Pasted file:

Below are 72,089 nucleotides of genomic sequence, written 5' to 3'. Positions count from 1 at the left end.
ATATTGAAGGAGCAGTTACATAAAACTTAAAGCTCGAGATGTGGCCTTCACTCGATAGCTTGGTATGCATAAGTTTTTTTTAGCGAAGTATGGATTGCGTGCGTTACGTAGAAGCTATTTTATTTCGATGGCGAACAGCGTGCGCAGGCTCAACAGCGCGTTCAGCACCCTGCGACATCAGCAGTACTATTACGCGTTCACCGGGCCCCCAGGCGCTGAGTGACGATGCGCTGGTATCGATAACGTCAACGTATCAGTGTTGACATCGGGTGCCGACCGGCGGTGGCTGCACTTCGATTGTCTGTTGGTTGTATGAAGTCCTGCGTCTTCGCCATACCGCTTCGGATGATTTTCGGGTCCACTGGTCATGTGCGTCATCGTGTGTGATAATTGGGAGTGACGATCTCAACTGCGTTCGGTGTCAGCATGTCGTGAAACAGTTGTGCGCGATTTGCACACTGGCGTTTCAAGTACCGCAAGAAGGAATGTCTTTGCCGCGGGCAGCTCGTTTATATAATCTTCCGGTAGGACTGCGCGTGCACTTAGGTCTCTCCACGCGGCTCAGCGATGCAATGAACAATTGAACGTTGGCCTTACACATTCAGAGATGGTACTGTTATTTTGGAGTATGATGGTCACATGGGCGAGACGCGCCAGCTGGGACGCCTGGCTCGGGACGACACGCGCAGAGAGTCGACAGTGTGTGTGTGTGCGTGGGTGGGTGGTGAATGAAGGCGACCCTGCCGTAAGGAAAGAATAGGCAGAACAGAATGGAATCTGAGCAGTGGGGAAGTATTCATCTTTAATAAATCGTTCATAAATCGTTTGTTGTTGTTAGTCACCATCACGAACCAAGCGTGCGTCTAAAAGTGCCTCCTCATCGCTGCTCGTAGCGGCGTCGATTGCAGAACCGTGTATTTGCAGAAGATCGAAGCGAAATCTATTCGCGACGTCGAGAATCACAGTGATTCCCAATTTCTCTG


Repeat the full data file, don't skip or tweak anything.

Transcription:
Below are 72,089 nucleotides of genomic sequence, written 5' to 3'. Positions count from 1 at the left end.
ATATTGAAGGAGCAGTTACATAAAACTTAAAGCTCGAGATGTGGCCTTCACTCGATAGCTTGGTATGCATAAGTTTTTTTTAGCGAAGTATGGATTGCGTGCGTTACGTAGAAGCTATTTTATTTCGATGGCGAACAGCGTGCGCAGGCTCAACAGCGCGTTCAGCACCCTGCGACATCAGCAGTACTATTACGCGTTCACCGGGCCCCCAGGCGCTGAGTGACGATGCGCTGGTATCGATAACGTCAACGTATCAGTGTTGACATCGGGTGCCGACCGGCGGTGGCTGCACTTCGATTGTCTGTTGGTTGTATGAAGTCCTGCGTCTTCGCCATACCGCTTCGGATGATTTTCGGGTCCACTGGTCATGTGCGTCATCGTGTGTGATAATTGGGAGTGACGATCTCAACTGCGTTCGGTGTCAGCATGTCGTGAAACAGTTGTGCGCGATTTGCACACTGGCGTTTCAAGTACCGCAAGAAGGAATGTCTTTGCCGCGGGCAGCTCGTTTATATAATCTTCCGGTAGGACTGCGCGTGCACTTAGGTCTCTCCACGCGGCTCAGCGATGCAATGAACAATTGAACGTTGGCCTTACACATTCAGAGATGGTACTGTTATTTTGGAGTATGATGGTCACATGGGCGAGACGCGCCAGCTGGGACGCCTGGCTCGGGACGACACGCGCAGAGAGTCGACAGTGTGTGTGTGTGCGTGGGTGGGTGGTGAATGAAGGCGACCCTGCCGTAAGGAAAGAATAGGCAGAACAGAATGGAATCTGAGCAGTGGGGAAGTATTCATCTTTAATAAATCGTTCATAAATCGTTTGTTGTTGTTAGTCACCATCACGAACCAAGCGTGCGTCTAAAAGTGCCTCCTCATCGCTGCTCGTAGCGGCGTCGATTGCAGAACCGTGTATTTGCAGAAGATCGAAGCGAAATCTATTCGCGACGTCGAGAATCACAGTGATTCCCAATTTCTCTG